§ (4) No compensation shall be payable by virtue of the preceding subsection, to any person having an interest in the site of the excavation in question, in respect of damage attributable to the presence of permanent works on any land other than damage attributable to interference with an easement or profit.
§ (5) If a person—
- (a) wilfully obstructs another person in the exercise of a power conferred on the other person by subsection (1) or (2)(b) of this section; or
- (b) while another person is on land in pursuance of the said subsection (2)(b) wilfully obstructs him in doing things connected with the works in question; or
- (c) without the agreement of the council by which works have been carried out in pursuance of the preceding section, removes or otherwise interferes with the works,
§ (6) Nothing in the preceding section or the preceding provisions of this section applies to an excavation—
- (a) on operational land of statutory undertakers; or
- (b) on land of the National Coal Board of such a description as the Secretary of State may specify by regulations made by statutory instrument;
§ Mr. Barnett
New Clause B is aimed at implementing an undertaking given in Committee. The purpose of the substantive clause is to allow local authorities to carry out works to enclose dangerous excavations such as pits, wells and shafts which are not on public land but which are accessible to the public. Serious personal accidents, especially to children, obviously arouse very strong public reaction. As a result, some authorities have sought and been granted powers in local Acts.
It is not our intention that the powers should be applied to large tracts of water which may of course be used for recreational or amenity purposes. The clauses in any case do not apply to natural depressions; and excavations on operational land of statutory undertakers are also excluded.
The intention is that local authorities will have a power to take preventive measures in the sort of place which will have gained a degree of notoriety in the locality. Clearly it would be in everyone's interest for the owner or occupier of the source of danger himself to render the land safe, not least for his own protection against possible legal proceedings for negligence. But it may not always be possible to ascertain who is responsible for the land, and an owner or occupier may have neither the desire nor the means to carry out the necessary works. In such circumstances the authority may feel impelled to resort to these powers.
The clauses seek a balance between, on the one hand, prompt action by a council once it has identified a source of danger and, on the other, the provision of reasonable safeguards for the rights of owners and occupiers of private land on which works are proposed or sited.
§ Mr. Graham Page
I agree with the spirit of these clauses. However. I regard them as defective. These provisions give power to a local authority to go on to land in order to right a danger by 1581 enclosing an excavation or whatever it may be. If there is an imminent danger, a council can go to land and spend money to carry out works to remove that danger. It can serve a notice on an owner, and if that notice is upheld by the court and the work is not carried out the council itself can carry out the work. The question is, who pays for this? As the clause stands, if the council carries out the work, either by reason of the fact that the danger is imminent and it does not know who is the owner or occupier or because the owner or occupier fails to carry out the notice, the local authority is left with the cost of the works.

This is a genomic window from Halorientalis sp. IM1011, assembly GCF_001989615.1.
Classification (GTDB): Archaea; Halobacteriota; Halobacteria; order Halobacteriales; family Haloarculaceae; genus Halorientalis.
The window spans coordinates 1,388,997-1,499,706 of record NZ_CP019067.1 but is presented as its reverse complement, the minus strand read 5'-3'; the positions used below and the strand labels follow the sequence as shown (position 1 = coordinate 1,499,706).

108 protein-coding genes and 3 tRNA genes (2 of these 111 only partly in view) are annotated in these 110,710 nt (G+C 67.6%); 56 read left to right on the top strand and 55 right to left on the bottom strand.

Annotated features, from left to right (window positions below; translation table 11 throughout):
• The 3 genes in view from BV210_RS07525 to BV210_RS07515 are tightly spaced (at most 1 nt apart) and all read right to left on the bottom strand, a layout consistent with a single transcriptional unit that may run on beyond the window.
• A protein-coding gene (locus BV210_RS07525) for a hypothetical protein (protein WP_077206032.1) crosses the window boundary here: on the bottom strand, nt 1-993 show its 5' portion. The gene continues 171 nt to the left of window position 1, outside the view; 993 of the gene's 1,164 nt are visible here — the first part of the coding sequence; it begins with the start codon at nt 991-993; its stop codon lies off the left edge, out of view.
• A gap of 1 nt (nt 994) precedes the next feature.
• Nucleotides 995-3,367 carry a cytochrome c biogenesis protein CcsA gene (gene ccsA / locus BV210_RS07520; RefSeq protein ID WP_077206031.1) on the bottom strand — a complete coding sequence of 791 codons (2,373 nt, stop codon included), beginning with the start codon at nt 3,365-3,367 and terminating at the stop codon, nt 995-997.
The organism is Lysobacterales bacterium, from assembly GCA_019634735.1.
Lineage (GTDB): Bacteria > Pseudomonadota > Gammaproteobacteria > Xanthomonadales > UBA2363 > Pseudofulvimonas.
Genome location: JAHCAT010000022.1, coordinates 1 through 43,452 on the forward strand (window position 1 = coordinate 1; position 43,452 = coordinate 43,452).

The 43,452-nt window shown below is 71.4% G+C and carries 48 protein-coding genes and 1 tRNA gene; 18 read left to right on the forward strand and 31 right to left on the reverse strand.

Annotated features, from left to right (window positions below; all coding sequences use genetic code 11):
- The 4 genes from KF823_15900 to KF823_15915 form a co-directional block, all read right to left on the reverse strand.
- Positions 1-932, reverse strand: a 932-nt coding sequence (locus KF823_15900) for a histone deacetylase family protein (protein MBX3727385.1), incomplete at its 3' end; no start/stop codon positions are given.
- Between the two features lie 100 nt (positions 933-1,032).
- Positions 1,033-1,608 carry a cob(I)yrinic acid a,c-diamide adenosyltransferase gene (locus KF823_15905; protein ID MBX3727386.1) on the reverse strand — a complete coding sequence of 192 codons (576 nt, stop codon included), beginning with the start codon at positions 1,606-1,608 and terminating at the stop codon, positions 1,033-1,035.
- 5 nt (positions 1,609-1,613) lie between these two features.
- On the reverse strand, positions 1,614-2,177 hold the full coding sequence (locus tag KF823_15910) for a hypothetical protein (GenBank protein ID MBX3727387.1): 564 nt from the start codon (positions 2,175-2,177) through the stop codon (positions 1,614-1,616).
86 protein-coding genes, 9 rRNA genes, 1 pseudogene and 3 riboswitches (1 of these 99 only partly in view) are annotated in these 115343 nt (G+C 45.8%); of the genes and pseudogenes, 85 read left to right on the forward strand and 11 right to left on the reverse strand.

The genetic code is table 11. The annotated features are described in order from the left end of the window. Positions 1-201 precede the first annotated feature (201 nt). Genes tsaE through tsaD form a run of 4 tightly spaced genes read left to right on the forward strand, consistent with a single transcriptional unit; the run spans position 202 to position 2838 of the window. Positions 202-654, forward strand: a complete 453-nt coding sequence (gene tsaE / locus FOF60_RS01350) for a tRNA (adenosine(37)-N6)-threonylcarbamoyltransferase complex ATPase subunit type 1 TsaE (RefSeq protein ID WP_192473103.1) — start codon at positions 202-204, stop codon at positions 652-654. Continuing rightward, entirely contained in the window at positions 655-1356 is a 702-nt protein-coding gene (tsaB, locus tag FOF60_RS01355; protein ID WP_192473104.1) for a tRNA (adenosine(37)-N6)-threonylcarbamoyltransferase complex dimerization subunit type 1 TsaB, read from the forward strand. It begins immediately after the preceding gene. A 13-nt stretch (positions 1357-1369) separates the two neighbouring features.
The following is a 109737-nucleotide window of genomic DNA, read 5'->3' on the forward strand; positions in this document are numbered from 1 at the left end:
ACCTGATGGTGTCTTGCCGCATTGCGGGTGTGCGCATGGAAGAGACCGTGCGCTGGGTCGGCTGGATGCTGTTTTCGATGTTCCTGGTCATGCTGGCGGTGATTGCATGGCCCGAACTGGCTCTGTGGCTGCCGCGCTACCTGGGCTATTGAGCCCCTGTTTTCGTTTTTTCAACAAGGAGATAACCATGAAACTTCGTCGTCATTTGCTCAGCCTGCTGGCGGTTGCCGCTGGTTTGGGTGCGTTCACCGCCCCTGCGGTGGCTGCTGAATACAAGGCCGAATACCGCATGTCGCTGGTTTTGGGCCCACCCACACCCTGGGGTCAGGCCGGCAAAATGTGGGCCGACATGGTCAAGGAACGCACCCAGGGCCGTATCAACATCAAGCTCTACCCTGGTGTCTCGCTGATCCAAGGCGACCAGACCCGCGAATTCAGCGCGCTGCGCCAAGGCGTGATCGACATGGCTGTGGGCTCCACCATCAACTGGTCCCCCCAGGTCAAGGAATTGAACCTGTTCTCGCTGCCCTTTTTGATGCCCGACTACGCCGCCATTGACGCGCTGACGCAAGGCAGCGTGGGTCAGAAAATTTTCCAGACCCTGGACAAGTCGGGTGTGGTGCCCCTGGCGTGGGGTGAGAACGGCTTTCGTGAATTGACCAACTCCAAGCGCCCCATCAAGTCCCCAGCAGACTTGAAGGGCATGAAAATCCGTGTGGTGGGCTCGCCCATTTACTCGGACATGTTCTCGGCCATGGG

Subsection (8) of New Clause B says that the council can even pay out money to someone to do the work. Subsection (3) of New Clause B says that the council can pay compensation to the owner or occupier for any damage it may do to the land in carrying out the works. But here is a danger which has been created by the owner or occupier of the land. Why should the ratepayer pay for that to be righted? The wrong has been caused by the owner or occupier.
I would have hoped that there would be provision in the clause for recovery of the costs from the person who was responsible for having the dangerous condition on his land, that if the money was not paid it should become a charge on the property and that the amount should be registrable as a local land charge. After all, this sort of thing is done in the case of street work charges and on many other occasions when local authorities have to spend money on other people's land.
It seems to me that the two clauses are defective, first in regard to the absence of any provision that the cost can be recovered from the person who has caused the danger, and secondly, because if the costs are not paid there is no provision for their becoming a charge on the land and being registrable as a local land charge. Frequently, quite considerable expense could be caused in protecting these dangerous areas. It might be a matter of building a wall or filling in, or some other form of work carried out on the land which might cause considerable cost to the ratepayers. Why should ratepayers as a whole pay 1582 for the remedying of a danger caused by a landowner or occupier?
§ Mr. Guy Barnett
I am interested in the right hon. Gentleman's point. Offhand, I cannot answer him definitely on the specific issue about whether any payment can in certain circumstances be charged to an individual or to a company which owns land upon which a dangerous piece of excavation, a pit or whatever it might be exists. On the other hand, I think the right hon. Gentleman will admit that the whole purpose behind the clause is to enable the local authority to act, and to act quickly, where there are dangers, which might involve children.
In that respect, I think that I could justify to the House that the cost should fall upon the ratepayer in the sense that there could be a public danger, whoever happened to own the land. It would be a danger to grown-ups and to children, and in that sense one could justify the charge falling on the rates. On the other hand, I take the right hon. Gentleman's point concerning a hazard on private land and people being affected. I do not know what the precise legal situation would be about this. Presumably the law of trespass and so on would be involved. May I write to the right hon. Gentleman on that? I hope that in other respects he, like the rest of the House, welcomes the clause.
§ Question put and agreed to.
§ Subsequent Lords amendment agreed to.